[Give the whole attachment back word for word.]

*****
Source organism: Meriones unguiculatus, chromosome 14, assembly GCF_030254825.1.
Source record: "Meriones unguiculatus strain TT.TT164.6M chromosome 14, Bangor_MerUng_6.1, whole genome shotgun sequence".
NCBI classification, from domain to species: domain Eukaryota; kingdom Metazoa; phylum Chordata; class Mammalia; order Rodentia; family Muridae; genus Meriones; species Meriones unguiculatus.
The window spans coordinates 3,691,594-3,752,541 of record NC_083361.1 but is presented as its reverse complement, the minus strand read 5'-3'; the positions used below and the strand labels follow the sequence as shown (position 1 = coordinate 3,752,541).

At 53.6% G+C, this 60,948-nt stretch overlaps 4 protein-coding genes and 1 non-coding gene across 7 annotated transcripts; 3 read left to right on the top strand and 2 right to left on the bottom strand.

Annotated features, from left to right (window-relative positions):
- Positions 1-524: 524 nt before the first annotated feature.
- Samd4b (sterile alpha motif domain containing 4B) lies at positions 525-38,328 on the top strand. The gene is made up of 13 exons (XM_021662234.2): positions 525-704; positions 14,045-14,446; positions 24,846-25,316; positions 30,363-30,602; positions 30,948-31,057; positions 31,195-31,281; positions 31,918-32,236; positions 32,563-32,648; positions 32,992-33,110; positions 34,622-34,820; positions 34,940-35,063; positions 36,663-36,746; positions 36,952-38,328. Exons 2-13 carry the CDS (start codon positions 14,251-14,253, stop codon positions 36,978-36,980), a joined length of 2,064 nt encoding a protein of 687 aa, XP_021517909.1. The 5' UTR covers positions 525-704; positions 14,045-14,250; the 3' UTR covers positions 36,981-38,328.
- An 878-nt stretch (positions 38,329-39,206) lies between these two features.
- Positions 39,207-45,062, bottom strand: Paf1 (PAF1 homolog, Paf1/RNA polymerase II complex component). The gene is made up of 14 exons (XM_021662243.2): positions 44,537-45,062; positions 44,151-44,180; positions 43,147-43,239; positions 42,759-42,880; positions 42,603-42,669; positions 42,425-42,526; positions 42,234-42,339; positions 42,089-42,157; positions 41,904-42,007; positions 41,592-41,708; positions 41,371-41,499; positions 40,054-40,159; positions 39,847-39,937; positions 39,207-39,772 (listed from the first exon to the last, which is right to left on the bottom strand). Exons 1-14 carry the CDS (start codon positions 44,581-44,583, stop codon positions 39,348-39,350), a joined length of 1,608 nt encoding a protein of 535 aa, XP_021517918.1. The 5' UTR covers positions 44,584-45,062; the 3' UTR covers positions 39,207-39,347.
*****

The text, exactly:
Source organism: Meriones unguiculatus, chromosome 14, assembly GCF_030254825.1.
Source record: "Meriones unguiculatus strain TT.TT164.6M chromosome 14, Bangor_MerUng_6.1, whole genome shotgun sequence".
NCBI classification, from domain to species: domain Eukaryota; kingdom Metazoa; phylum Chordata; class Mammalia; order Rodentia; family Muridae; genus Meriones; species Meriones unguiculatus.
The window spans coordinates 3,691,594-3,752,541 of record NC_083361.1 but is presented as its reverse complement, the minus strand read 5'-3'; the positions used below and the strand labels follow the sequence as shown (position 1 = coordinate 3,752,541).

At 53.6% G+C, this 60,948-nt stretch overlaps 4 protein-coding genes and 1 non-coding gene across 7 annotated transcripts; 3 read left to right on the top strand and 2 right to left on the bottom strand.

Annotated features, from left to right (window-relative positions):
- Positions 1-524: 524 nt before the first annotated feature.
- Samd4b (sterile alpha motif domain containing 4B) lies at positions 525-38,328 on the top strand. The gene is made up of 13 exons (XM_021662234.2): positions 525-704; positions 14,045-14,446; positions 24,846-25,316; positions 30,363-30,602; positions 30,948-31,057; positions 31,195-31,281; positions 31,918-32,236; positions 32,563-32,648; positions 32,992-33,110; positions 34,622-34,820; positions 34,940-35,063; positions 36,663-36,746; positions 36,952-38,328. Exons 2-13 carry the CDS (start codon positions 14,251-14,253, stop codon positions 36,978-36,980), a joined length of 2,064 nt encoding a protein of 687 aa, XP_021517909.1. The 5' UTR covers positions 525-704; positions 14,045-14,250; the 3' UTR covers positions 36,981-38,328.
- An 878-nt stretch (positions 38,329-39,206) lies between these two features.
- Positions 39,207-45,062, bottom strand: Paf1 (PAF1 homolog, Paf1/RNA polymerase II complex component). The gene is made up of 14 exons (XM_021662243.2): positions 44,537-45,062; positions 44,151-44,180; positions 43,147-43,239; positions 42,759-42,880; positions 42,603-42,669; positions 42,425-42,526; positions 42,234-42,339; positions 42,089-42,157; positions 41,904-42,007; positions 41,592-41,708; positions 41,371-41,499; positions 40,054-40,159; positions 39,847-39,937; positions 39,207-39,772 (listed from the first exon to the last, which is right to left on the bottom strand). Exons 1-14 carry the CDS (start codon positions 44,581-44,583, stop codon positions 39,348-39,350), a joined length of 1,608 nt encoding a protein of 535 aa, XP_021517918.1. The 5' UTR covers positions 44,584-45,062; the 3' UTR covers positions 39,207-39,347.